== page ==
Comparison Test: What is the Best ISO Film to Use with the Diana F+?

Shooting with the Diana F+ Camera & Flash challenges you to work with some fixed settings: shutter speed, ISO, and limited apertures. For this reason it is important to choose the right film. We have tested three film stocks with ISO ratings of 100, 400 and 800 for a side-by-side comparison, to determine the optimal ISO for the Diana F+.

All of the three ISOs have their unique strengths and weaknesses. A low ISO will show finer grain but it also has less adaptability in low light. A higher ISO is optimal in low light situations, but it gives us more grain in the final images.

We shot during a bright spring day, with full sun, to see how shadows and highlights perform in contrasty situations. We wanted to determine which of the three films could be the best option for a full day shooting. None of these films had a bad performance; they are all delivering good quality images that can also be further retouched in post production if a photographer wishes.

Lomography Color Negative 120 ISO 100

At ISO 100, we have a dense negative. Colors have a tendency to have darker tones with deep saturation. The highlights have details that are defined without any loss of information. Unfortunately we start to lose shadow details as a dark, definitive separation is cast between light and shadow areas.

Lomography Color Negative 120 ISO 100 Photo by Elisa Parrino

Lomography Color Negative 120 ISO 400

A sweet spot between a low ISO and a high ISO, the 400 is versatile and trustworthy. Brilliant in the highlights with enough shadow details still visible. Grain is not yet noticeable, and images are clearly defined. Colors are faithful, and the hues and saturation are brilliant, granting energy and dynamism to the elements with a good range of color reproduction.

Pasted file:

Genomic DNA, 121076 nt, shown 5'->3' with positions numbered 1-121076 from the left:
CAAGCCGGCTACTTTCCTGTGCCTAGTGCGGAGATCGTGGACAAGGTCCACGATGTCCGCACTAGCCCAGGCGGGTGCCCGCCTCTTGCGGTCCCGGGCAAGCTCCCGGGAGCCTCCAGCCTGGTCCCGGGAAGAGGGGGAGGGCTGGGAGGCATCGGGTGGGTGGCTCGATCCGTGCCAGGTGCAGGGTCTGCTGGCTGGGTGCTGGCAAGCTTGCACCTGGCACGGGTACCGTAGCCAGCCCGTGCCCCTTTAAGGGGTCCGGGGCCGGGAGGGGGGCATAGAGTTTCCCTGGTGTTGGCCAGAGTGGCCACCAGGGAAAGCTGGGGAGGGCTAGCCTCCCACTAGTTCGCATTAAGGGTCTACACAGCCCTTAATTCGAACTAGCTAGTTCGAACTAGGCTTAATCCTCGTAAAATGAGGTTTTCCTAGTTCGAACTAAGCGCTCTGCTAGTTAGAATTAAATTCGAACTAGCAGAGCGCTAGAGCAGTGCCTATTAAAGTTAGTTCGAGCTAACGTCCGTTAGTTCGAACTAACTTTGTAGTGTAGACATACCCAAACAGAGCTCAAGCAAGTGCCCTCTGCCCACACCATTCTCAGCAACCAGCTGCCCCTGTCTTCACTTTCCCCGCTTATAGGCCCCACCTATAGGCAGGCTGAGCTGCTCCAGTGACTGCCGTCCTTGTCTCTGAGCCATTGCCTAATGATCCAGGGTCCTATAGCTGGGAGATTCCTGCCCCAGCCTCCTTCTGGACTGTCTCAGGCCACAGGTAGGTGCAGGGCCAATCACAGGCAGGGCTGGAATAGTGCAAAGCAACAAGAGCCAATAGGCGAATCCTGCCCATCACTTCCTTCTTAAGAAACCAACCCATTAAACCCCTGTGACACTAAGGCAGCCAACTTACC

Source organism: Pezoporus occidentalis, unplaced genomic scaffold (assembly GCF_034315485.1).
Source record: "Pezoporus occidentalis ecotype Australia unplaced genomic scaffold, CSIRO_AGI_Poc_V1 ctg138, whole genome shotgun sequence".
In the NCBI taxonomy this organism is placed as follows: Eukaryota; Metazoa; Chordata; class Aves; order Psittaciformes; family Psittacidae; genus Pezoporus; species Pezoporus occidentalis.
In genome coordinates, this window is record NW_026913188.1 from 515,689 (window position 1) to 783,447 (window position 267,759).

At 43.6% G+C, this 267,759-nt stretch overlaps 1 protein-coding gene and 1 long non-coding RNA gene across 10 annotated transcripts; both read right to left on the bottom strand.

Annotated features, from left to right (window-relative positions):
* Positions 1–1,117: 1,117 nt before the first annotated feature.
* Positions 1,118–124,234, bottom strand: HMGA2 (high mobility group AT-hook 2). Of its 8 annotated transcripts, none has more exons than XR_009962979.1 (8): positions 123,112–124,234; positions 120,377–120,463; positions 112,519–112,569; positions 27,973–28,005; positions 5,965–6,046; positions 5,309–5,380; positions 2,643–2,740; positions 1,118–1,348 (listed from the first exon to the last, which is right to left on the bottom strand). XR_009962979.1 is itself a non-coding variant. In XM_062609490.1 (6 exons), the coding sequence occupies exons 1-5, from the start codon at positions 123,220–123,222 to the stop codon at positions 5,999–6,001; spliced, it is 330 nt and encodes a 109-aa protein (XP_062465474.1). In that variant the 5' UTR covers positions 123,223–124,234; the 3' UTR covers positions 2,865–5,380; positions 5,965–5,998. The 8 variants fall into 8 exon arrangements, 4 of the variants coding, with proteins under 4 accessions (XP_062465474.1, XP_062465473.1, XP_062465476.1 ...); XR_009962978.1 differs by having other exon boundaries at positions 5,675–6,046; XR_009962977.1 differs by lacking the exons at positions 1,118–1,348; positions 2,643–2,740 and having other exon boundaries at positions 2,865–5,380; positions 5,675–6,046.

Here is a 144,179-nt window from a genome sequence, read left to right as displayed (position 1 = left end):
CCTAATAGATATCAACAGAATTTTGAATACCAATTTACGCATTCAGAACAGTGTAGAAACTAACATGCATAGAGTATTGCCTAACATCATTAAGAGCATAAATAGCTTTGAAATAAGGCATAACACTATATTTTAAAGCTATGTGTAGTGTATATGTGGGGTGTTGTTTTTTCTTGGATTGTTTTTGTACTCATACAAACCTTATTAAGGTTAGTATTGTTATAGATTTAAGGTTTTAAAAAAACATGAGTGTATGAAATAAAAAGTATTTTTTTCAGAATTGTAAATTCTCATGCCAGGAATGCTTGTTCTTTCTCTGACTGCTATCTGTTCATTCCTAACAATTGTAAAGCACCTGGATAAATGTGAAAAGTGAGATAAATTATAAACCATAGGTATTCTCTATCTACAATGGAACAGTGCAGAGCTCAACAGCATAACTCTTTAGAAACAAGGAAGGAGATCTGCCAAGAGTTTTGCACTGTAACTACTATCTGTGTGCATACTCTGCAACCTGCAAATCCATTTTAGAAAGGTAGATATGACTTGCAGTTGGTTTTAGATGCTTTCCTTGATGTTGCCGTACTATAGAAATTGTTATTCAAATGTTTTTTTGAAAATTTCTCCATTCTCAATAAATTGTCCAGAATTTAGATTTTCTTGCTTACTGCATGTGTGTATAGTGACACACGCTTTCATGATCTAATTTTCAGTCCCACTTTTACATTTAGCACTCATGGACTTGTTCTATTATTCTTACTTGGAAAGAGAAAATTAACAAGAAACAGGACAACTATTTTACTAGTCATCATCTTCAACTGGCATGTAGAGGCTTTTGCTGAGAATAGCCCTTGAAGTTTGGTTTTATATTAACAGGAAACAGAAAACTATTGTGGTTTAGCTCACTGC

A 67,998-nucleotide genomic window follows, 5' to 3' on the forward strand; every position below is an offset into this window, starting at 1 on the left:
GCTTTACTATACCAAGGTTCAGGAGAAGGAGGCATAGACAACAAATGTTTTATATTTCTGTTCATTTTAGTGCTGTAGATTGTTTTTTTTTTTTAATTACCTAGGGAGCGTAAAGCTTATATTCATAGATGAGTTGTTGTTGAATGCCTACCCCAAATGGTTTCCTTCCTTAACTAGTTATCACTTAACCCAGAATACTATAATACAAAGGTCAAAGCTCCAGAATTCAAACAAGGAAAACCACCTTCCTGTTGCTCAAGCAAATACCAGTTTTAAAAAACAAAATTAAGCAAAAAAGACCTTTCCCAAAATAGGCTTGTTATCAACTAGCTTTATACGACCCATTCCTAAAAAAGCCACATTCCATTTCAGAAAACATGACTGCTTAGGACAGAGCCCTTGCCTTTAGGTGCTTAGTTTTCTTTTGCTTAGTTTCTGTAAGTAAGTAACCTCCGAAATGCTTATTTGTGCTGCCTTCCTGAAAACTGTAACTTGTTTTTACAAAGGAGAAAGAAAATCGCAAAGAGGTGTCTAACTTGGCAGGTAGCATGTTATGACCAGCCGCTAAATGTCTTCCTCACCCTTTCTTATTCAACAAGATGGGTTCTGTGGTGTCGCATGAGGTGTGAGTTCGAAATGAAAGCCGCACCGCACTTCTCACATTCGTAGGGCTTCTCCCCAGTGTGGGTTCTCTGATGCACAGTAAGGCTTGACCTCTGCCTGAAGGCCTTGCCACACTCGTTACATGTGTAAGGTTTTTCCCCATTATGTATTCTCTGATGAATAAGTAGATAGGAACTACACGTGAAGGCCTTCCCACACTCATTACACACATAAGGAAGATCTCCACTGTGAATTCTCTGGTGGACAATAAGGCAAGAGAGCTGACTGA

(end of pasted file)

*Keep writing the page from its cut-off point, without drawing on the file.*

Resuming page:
Lomography Color Negative 120 ISO 400. Photo by Elisa Parrino

Lomography Color Negative 120 ISO 800

This is the highest ISO we have tested, and we were pleasantly surprised to get this wide latitude to work with. The sunny day caused some worries about the highlights, but we still got perfectly usable photos with plenty of room to work with them in post production if we wanted to. The jump from light to shadow is less drastic, with a greater amount of detail visible. The defining saturation that characterises the Lomography Color Negative family shines with this stock.

Lomography Color Negative 120 ISO 800. Photo by Elisa Parrino

Overall, all of the films have performed well. As expected, at 100 ISO we get more moody images, and strong shadows define the overall look of those photos. With the 400 ISO being a trustworthy companion to the analogue shooter, you can rest assured that it will deliver good images that will not fail when exposed to harsh light conditions.

Lastly, the 800 ISO is perhaps the stock that will have you dreaming the sweetest dreams at night. There is not much to worry about with its performance as it has demonstrated great versatility and latitude. This stock leaves plenty of room for photographers who wish to have the last word in post production, for minor adjustments if desired.

Which is your favourite ISO to shoot with? Share your thoughts in the comments below.

written by eparrino on 2024-05-14 #gear #tutorials #testing #diana #comparison #iso #baest-iso

Mentioned Product

Lomography Diana F+

Lomography Diana F+

Take timeless and dramatic photos on 120 film with the Diana F+. Create stunning soft-focused images and customize it with sweet lenses or even an instant back for additional effects and flexibility.

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